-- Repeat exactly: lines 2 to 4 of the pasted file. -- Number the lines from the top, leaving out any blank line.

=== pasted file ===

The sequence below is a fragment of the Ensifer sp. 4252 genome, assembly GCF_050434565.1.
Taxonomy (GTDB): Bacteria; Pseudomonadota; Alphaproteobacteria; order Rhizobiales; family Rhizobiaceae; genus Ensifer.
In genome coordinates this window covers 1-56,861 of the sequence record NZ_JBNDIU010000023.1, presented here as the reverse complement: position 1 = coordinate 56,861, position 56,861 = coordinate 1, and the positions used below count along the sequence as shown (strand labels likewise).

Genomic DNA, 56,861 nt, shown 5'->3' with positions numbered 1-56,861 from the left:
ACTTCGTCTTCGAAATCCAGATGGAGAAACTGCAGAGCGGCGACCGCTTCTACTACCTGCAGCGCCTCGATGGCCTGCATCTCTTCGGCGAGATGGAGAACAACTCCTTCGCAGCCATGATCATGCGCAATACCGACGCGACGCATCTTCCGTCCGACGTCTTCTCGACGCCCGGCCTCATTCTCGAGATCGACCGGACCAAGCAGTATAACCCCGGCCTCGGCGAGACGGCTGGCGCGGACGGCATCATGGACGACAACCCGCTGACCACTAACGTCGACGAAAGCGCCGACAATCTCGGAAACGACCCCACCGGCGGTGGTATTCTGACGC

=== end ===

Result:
Taxonomy (GTDB): Bacteria; Pseudomonadota; Alphaproteobacteria; order Rhizobiales; family Rhizobiaceae; genus Ensifer.
In genome coordinates this window covers 1-56,861 of the sequence record NZ_JBNDIU010000023.1, presented here as the reverse complement: position 1 = coordinate 56,861, position 56,861 = coordinate 1, and the positions used below count along the sequence as shown (strand labels likewise).

Genomic DNA, 56,861 nt, shown 5'->3' with positions numbered 1-56,861 from the left: